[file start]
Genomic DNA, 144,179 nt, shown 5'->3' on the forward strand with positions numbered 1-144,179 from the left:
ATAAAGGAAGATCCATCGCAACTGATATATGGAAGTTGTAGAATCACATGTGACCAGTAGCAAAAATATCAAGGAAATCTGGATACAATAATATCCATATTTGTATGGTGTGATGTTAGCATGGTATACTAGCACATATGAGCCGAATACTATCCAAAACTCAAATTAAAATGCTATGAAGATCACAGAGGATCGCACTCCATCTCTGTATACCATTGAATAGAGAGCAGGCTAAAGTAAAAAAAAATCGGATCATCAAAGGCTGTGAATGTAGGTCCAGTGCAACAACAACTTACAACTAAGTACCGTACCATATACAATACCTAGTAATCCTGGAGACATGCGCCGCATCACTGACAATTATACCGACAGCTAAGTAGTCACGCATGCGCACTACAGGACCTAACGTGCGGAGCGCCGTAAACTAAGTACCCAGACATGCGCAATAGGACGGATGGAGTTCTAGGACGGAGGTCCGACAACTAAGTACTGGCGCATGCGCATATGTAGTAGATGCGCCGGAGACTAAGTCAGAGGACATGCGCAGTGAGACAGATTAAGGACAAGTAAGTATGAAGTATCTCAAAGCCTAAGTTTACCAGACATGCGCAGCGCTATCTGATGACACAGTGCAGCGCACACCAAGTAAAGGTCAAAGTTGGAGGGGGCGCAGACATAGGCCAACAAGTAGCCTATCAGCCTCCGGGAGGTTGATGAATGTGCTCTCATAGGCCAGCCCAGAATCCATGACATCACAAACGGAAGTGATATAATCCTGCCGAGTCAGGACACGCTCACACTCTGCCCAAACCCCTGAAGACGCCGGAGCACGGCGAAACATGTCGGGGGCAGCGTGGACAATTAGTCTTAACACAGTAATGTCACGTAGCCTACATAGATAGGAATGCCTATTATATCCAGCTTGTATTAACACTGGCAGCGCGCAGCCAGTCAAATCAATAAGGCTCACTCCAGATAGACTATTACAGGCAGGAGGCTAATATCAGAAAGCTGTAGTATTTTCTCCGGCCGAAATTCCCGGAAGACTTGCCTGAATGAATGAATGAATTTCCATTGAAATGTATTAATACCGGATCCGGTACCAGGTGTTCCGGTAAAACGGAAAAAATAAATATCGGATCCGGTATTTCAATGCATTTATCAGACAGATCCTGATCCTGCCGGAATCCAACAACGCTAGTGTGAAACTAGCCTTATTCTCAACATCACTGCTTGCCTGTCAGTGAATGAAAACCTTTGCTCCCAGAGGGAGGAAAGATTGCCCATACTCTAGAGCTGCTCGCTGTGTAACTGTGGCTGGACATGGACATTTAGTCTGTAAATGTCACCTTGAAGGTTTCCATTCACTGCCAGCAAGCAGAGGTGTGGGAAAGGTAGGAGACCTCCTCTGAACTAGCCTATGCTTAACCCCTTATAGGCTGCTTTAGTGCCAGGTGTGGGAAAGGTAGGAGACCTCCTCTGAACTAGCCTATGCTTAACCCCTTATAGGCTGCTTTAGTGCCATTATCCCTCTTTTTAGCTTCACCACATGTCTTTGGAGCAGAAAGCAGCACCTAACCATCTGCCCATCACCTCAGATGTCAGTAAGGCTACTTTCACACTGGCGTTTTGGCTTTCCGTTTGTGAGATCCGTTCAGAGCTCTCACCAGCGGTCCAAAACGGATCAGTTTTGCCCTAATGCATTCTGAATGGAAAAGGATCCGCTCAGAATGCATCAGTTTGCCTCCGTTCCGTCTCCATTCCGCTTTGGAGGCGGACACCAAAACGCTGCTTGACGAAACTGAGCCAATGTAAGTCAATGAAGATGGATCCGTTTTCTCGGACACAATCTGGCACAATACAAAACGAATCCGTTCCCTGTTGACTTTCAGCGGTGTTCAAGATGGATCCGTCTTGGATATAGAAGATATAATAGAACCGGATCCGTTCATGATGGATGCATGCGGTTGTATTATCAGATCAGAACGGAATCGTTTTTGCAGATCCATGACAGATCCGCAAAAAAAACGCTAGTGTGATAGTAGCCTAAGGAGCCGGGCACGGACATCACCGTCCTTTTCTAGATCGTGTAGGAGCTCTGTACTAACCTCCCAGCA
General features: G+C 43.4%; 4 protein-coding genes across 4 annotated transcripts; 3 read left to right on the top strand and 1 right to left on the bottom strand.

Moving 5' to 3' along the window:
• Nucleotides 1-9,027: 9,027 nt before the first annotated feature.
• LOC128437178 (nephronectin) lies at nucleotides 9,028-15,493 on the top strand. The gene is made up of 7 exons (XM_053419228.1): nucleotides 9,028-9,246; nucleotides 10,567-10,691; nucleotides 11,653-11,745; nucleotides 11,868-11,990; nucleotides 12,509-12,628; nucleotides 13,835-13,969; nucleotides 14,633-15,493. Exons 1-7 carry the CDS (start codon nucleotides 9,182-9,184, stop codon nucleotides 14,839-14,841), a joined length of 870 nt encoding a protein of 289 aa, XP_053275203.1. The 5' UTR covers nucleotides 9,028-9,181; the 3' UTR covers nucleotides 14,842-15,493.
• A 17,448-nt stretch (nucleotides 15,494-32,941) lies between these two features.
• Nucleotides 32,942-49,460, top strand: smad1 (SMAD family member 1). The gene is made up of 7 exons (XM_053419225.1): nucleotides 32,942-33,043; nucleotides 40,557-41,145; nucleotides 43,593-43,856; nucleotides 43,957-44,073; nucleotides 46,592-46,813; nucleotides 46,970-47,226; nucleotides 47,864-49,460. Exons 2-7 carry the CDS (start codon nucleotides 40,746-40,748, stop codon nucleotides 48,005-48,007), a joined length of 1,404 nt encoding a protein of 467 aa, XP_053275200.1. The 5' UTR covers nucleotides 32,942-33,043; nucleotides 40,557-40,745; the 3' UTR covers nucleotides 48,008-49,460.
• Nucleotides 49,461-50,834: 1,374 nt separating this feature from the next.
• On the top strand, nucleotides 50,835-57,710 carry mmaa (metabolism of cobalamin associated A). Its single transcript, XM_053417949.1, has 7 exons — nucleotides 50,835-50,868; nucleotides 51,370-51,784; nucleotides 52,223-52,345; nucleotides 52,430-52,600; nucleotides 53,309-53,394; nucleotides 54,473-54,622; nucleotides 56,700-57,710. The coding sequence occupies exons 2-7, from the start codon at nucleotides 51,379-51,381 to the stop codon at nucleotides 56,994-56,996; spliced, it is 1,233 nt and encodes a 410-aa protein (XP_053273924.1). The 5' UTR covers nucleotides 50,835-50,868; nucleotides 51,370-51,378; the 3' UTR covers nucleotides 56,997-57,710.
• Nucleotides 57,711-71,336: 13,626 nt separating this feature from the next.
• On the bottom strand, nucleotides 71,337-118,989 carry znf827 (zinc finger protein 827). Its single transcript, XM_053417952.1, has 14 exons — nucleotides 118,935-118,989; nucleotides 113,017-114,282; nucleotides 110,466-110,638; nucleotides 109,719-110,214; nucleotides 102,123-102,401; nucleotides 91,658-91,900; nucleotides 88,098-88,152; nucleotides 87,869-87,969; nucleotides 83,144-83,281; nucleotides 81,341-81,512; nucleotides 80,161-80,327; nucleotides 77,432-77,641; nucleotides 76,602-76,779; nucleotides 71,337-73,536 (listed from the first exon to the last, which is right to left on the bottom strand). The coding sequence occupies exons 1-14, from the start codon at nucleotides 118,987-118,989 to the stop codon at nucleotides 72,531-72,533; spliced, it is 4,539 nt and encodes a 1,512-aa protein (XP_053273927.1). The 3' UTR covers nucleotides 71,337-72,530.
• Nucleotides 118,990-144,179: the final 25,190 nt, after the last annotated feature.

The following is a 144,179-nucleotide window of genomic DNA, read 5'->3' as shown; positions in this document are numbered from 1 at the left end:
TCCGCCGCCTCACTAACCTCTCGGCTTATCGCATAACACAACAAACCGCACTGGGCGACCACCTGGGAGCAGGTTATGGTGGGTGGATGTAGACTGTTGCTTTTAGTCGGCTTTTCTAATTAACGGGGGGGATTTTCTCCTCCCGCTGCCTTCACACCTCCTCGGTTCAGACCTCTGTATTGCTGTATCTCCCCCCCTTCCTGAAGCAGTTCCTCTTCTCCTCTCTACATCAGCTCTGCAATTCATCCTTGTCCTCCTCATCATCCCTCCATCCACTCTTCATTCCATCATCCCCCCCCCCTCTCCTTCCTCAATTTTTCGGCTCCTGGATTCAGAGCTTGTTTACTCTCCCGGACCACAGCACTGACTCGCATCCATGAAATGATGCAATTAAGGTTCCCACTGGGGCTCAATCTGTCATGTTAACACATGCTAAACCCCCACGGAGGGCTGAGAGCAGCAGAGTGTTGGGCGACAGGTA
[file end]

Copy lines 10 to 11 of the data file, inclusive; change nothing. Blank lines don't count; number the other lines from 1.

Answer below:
• On the top strand, nucleotides 50,835-57,710 carry mmaa (metabolism of cobalamin associated A). Its single transcript, XM_053417949.1, has 7 exons — nucleotides 50,835-50,868; nucleotides 51,370-51,784; nucleotides 52,223-52,345; nucleotides 52,430-52,600; nucleotides 53,309-53,394; nucleotides 54,473-54,622; nucleotides 56,700-57,710. The coding sequence occupies exons 2-7, from the start codon at nucleotides 51,379-51,381 to the stop codon at nucleotides 56,994-56,996; spliced, it is 1,233 nt and encodes a 410-aa protein (XP_053273924.1). The 5' UTR covers nucleotides 50,835-50,868; nucleotides 51,370-51,378; the 3' UTR covers nucleotides 56,997-57,710.
• Nucleotides 57,711-71,336: 13,626 nt separating this feature from the next.